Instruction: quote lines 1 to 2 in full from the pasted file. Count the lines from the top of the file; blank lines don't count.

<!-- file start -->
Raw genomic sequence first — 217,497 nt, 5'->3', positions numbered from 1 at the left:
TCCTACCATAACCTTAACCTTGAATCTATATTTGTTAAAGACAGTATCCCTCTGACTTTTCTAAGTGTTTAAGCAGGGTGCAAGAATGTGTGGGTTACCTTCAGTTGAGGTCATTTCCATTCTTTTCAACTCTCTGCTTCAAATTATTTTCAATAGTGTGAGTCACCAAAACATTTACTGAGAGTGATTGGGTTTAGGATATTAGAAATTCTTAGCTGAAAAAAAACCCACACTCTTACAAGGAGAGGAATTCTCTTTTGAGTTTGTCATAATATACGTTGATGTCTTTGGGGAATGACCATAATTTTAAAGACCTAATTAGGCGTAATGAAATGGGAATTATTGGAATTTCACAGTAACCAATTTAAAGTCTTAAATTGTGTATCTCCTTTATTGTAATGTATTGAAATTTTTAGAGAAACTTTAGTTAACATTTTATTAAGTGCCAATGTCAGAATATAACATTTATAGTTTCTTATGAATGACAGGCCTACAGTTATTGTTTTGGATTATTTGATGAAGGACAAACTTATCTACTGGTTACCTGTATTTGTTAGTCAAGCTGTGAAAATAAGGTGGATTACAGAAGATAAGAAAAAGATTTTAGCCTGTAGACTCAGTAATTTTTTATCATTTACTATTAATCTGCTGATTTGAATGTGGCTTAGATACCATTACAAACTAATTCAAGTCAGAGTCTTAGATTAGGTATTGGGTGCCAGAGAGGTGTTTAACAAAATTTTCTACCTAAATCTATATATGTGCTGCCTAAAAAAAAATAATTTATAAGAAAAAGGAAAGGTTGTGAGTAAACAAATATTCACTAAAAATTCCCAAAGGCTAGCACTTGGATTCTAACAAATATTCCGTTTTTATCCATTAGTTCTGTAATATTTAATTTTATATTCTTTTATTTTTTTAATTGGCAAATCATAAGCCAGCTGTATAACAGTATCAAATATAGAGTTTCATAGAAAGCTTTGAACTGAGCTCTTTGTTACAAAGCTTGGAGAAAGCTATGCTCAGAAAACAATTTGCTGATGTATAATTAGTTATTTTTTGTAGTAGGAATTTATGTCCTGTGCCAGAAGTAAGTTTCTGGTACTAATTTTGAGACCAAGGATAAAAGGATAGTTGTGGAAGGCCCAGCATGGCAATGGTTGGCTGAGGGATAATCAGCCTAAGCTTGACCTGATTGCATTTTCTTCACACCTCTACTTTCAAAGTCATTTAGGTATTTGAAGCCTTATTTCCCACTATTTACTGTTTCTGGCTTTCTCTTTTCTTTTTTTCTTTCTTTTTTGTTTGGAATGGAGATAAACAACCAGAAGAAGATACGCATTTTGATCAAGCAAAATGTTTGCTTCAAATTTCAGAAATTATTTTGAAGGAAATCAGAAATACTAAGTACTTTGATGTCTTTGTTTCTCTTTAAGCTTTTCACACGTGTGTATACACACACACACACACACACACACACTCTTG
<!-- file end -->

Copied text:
Raw genomic sequence first — 217,497 nt, 5'->3', positions numbered from 1 at the left:
TCCTACCATAACCTTAACCTTGAATCTATATTTGTTAAAGACAGTATCCCTCTGACTTTTCTAAGTGTTTAAGCAGGGTGCAAGAATGTGTGGGTTACCTTCAGTTGAGGTCATTTCCATTCTTTTCAACTCTCTGCTTCAAATTATTTTCAATAGTGTGAGTCACCAAAACATTTACTGAGAGTGATTGGGTTTAGGATATTAGAAATTCTTAGCTGAAAAAAAACCCACACTCTTACAAGGAGAGGAATTCTCTTTTGAGTTTGTCATAATATACGTTGATGTCTTTGGGGAATGACCATAATTTTAAAGACCTAATTAGGCGTAATGAAATGGGAATTATTGGAATTTCACAGTAACCAATTTAAAGTCTTAAATTGTGTATCTCCTTTATTGTAATGTATTGAAATTTTTAGAGAAACTTTAGTTAACATTTTATTAAGTGCCAATGTCAGAATATAACATTTATAGTTTCTTATGAATGACAGGCCTACAGTTATTGTTTTGGATTATTTGATGAAGGACAAACTTATCTACTGGTTACCTGTATTTGTTAGTCAAGCTGTGAAAATAAGGTGGATTACAGAAGATAAGAAAAAGATTTTAGCCTGTAGACTCAGTAATTTTTTATCATTTACTATTAATCTGCTGATTTGAATGTGGCTTAGATACCATTACAAACTAATTCAAGTCAGAGTCTTAGATTAGGTATTGGGTGCCAGAGAGGTGTTTAACAAAATTTTCTACCTAAATCTATATATGTGCTGCCTAAAAAAAAATAATTTATAAGAAAAAGGAAAGGTTGTGAGTAAACAAATATTCACTAAAAATTCCCAAAGGCTAGCACTTGGATTCTAACAAATATTCCGTTTTTATCCATTAGTTCTGTAATATTTAATTTTATATTCTTTTATTTTTTTAATTGGCAAATCATAAGCCAGCTGTATAACAGTATCAAATATAGAGTTTCATAGAAAGCTTTGAACTGAGCTCTTTGTTACAAAGCTTGGAGAAAGCTATGCTCAGAAAACAATTTGCTGATGTATAATTAGTTATTTTTTGTAGTAGGAATTTATGTCCTGTGCCAGAAGTAAGTTTCTGGTACTAATTTTGAGACCAAGGATAAAAGGATAGTTGTGGAAGGCCCAGCATGGCAATGGTTGGCTGAGGGATAATCAGCCTAAGCTTGACCTGATTGCATTTTCTTCACACCTCTACTTTCAAAGTCATTTAGGTATTTGAAGCCTTATTTCCCACTATTTACTGTTTCTGGCTTTCTCTTTTCTTTTTTTCTTTCTTTTTTGTTTGGAATGGAGATAAACAACCAGAAGAAGATACGCATTTTGATCAAGCAAAATGTTTGCTTCAAATTTCAGAAATTATTTTGAAGGAAATCAGAAATACTAAGTACTTTGATGTCTTTGTTTCTCTTTAAGCTTTTCACACGTGTGTATACACACACACACACACACACACACACTCTTG